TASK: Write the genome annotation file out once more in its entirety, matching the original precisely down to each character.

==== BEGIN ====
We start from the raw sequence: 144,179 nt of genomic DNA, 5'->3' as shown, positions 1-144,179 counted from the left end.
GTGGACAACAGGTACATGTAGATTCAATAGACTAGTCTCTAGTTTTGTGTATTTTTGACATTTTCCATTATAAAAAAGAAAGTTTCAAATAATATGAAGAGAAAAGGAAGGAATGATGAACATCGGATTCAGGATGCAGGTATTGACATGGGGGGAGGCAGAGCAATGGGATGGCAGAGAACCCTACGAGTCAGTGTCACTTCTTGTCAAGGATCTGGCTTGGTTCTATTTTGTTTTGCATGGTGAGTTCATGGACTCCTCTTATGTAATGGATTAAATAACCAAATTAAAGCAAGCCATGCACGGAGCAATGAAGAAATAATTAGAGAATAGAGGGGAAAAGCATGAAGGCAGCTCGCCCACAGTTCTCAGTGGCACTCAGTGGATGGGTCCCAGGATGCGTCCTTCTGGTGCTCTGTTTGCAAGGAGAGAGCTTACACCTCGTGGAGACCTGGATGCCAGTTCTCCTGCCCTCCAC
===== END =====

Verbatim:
We start from the raw sequence: 144,179 nt of genomic DNA, 5'->3' as shown, positions 1-144,179 counted from the left end.
GTGGACAACAGGTACATGTAGATTCAATAGACTAGTCTCTAGTTTTGTGTATTTTTGACATTTTCCATTATAAAAAAGAAAGTTTCAAATAATATGAAGAGAAAAGGAAGGAATGATGAACATCGGATTCAGGATGCAGGTATTGACATGGGGGGAGGCAGAGCAATGGGATGGCAGAGAACCCTACGAGTCAGTGTCACTTCTTGTCAAGGATCTGGCTTGGTTCTATTTTGTTTTGCATGGTGAGTTCATGGACTCCTCTTATGTAATGGATTAAATAACCAAATTAAAGCAAGCCATGCACGGAGCAATGAAGAAATAATTAGAGAATAGAGGGGAAAAGCATGAAGGCAGCTCGCCCACAGTTCTCAGTGGCACTCAGTGGATGGGTCCCAGGATGCGTCCTTCTGGTGCTCTGTTTGCAAGGAGAGAGCTTACACCTCGTGGAGACCTGGATGCCAGTTCTCCTGCCCTCCAC